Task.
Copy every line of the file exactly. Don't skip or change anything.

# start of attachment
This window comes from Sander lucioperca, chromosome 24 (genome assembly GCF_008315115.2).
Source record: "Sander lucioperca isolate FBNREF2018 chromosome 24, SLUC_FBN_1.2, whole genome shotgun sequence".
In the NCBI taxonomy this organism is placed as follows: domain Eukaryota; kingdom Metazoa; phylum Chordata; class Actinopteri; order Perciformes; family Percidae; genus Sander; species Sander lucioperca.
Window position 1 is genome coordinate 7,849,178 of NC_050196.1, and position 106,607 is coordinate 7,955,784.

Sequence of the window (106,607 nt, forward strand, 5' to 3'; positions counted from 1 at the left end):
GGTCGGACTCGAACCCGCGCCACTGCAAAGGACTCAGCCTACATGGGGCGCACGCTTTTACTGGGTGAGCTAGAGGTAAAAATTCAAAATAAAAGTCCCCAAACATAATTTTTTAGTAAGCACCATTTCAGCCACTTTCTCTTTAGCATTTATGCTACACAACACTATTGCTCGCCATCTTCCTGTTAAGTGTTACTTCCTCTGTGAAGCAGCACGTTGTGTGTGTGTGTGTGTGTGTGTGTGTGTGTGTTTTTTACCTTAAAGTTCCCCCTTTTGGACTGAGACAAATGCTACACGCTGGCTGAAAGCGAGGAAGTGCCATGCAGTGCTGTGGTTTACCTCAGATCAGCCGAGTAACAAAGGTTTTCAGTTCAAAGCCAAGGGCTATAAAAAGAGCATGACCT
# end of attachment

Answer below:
This window comes from Sander lucioperca, chromosome 24 (genome assembly GCF_008315115.2).
Source record: "Sander lucioperca isolate FBNREF2018 chromosome 24, SLUC_FBN_1.2, whole genome shotgun sequence".
In the NCBI taxonomy this organism is placed as follows: domain Eukaryota; kingdom Metazoa; phylum Chordata; class Actinopteri; order Perciformes; family Percidae; genus Sander; species Sander lucioperca.
Window position 1 is genome coordinate 7,849,178 of NC_050196.1, and position 106,607 is coordinate 7,955,784.

Sequence of the window (106,607 nt, forward strand, 5' to 3'; positions counted from 1 at the left end):
GGTCGGACTCGAACCCGCGCCACTGCAAAGGACTCAGCCTACATGGGGCGCACGCTTTTACTGGGTGAGCTAGAGGTAAAAATTCAAAATAAAAGTCCCCAAACATAATTTTTTAGTAAGCACCATTTCAGCCACTTTCTCTTTAGCATTTATGCTACACAACACTATTGCTCGCCATCTTCCTGTTAAGTGTTACTTCCTCTGTGAAGCAGCACGTTGTGTGTGTGTGTGTGTGTGTGTGTGTGTGTGTTTTTTACCTTAAAGTTCCCCCTTTTGGACTGAGACAAATGCTACACGCTGGCTGAAAGCGAGGAAGTGCCATGCAGTGCTGTGGTTTACCTCAGATCAGCCGAGTAACAAAGGTTTTCAGTTCAAAGCCAAGGGCTATAAAAAGAGCATGACCT